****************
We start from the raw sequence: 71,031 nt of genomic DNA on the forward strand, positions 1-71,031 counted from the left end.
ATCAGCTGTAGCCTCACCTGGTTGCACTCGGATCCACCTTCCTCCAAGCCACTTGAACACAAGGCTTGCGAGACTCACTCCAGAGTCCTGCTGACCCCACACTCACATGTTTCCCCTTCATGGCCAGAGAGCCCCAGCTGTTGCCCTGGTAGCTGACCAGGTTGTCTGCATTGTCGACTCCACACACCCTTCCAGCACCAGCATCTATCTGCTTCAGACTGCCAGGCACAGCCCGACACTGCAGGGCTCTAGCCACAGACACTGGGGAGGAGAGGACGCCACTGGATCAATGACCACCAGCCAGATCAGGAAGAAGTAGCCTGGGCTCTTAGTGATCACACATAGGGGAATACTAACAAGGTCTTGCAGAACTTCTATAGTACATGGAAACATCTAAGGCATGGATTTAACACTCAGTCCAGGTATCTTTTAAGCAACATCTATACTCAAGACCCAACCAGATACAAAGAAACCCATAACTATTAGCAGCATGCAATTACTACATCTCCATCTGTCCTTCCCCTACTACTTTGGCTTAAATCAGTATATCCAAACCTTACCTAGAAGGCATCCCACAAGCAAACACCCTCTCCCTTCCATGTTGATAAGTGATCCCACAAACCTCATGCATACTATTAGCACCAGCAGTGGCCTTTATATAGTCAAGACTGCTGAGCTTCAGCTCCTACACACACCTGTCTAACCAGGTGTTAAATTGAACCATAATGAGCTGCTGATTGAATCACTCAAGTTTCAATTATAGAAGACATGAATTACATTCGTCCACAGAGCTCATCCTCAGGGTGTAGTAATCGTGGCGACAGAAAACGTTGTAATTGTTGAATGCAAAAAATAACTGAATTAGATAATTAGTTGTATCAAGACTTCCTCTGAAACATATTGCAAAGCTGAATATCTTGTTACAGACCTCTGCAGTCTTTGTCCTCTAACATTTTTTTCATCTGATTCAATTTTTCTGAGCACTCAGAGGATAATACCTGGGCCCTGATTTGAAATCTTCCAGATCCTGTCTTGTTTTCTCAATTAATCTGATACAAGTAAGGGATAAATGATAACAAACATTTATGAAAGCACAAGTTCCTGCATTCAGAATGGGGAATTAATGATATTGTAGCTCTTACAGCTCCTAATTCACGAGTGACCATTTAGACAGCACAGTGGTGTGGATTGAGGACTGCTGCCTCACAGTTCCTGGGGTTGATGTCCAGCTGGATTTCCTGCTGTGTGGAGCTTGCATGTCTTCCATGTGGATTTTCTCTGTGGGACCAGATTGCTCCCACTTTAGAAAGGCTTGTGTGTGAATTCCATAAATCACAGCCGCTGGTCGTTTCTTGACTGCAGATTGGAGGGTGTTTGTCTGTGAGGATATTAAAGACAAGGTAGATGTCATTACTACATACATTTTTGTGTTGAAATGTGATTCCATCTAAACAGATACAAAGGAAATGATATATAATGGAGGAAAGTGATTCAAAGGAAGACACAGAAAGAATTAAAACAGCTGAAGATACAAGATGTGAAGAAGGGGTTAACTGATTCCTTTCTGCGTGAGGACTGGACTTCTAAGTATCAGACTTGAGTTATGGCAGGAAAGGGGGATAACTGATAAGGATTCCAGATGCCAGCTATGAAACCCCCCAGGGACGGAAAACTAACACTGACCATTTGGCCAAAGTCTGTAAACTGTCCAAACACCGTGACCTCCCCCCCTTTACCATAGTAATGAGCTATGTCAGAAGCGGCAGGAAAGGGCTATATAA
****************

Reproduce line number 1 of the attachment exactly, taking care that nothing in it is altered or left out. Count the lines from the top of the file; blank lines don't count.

We start from the raw sequence: 71,031 nt of genomic DNA on the forward strand, positions 1-71,031 counted from the left end.